I had discovered the two lost dogs on the road outside, after going and investigating the sound of cars screeching to a halt outside – fearing that one of our animals had somehow got out on the road. I didn’t recognise the excited and friendly dogs criss-crossing the road, panting heavily with tongues flapping out of open mouths. They were evidently having an adventure. They had collars but no identity tags, and concerned that an accident would happen, I decided to put them in our barn while I telephoned neighbours to se if they knew where the dogs were from. I had no luck and it was when I returned to check on them that I saw with horror that they had jumped out of the stall, squeezed through the side of a large sliding door which was closed but not locked, and started causing the havoc. One of the dogs was whirling around the edge of the pond in excitement, watching its companion hunting. Chickens, ducks and geese were scarpering in all directions and it took me a couple of seconds to recognise the limp filthy shape in the swimming dog’s mouth as Nick the drake.
I leapt into the pond (fortunately not very deep) shouting at the top of my voice, hoping that this might shock the dog into dropping its prey. This did not work so I gave chase. I don’t know if you’ve ever tried to chase something in a pond while wearing welly boots – but it is not easy. It’s a bit like one of those nightmares when you are trying to run away from something but can only move very slowly. The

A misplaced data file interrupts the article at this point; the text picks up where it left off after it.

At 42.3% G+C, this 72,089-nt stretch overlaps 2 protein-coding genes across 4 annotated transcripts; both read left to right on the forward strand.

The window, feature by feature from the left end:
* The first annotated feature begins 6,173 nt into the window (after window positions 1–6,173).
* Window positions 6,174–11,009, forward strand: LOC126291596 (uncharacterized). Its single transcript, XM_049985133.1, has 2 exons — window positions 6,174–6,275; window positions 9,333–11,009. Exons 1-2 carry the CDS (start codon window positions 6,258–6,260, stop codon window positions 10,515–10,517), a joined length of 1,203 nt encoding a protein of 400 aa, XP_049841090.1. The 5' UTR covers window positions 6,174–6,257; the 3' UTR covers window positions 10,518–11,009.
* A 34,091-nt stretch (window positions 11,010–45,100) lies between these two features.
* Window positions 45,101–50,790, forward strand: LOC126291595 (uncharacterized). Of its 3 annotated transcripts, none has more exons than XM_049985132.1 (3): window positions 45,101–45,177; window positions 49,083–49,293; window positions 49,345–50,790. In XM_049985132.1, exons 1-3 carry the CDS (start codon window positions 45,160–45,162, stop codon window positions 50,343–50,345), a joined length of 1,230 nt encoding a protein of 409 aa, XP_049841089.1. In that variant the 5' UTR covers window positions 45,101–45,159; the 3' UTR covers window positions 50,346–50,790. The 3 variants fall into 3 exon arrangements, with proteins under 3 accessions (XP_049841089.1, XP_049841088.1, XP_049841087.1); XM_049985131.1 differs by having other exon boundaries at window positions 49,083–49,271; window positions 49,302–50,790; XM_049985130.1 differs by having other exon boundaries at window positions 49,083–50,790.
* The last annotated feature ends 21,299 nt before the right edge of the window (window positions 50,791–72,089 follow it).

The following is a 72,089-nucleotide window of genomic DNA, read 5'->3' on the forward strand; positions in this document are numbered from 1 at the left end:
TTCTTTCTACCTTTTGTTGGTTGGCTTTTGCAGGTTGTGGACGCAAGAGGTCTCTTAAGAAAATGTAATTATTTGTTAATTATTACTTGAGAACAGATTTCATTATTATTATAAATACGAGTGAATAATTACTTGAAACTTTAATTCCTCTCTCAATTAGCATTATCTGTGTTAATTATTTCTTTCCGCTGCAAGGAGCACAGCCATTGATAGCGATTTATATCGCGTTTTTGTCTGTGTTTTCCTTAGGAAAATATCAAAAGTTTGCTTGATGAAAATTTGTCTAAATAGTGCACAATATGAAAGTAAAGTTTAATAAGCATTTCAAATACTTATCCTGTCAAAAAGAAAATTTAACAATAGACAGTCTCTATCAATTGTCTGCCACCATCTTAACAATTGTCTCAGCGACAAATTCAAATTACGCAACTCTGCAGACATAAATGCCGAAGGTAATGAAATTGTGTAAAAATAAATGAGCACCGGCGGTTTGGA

I then telephoned the dog warden. Fortunately she was in the area and picked up the dogs within the hour. I was reassured that if the owner was looking for the dogs then they would be able to find them.
At bedtime the ducks put themselves into the barn as usual, so it was quite easy to scoop up Nick into a tall cardboard box. and take him for treatment. As the vet remarked, he was surprisingly perky considering his injuries – he had had a couple of good bites taken out of his back end, but the prognosis was good. He needed to be kept at the surgery for a few days, and I took a female duck down to keep him company, having been advised that ducks do not do well on their own. He needed more nursing at home for a week or two after that, but made a full recovery and is still happily waddling around with his harem looking like an animated upside-down hockey stick.. Now when our own dogs are passing nearby the ducks call the alarm and move very smartly in the opposite direction – and who can blame them…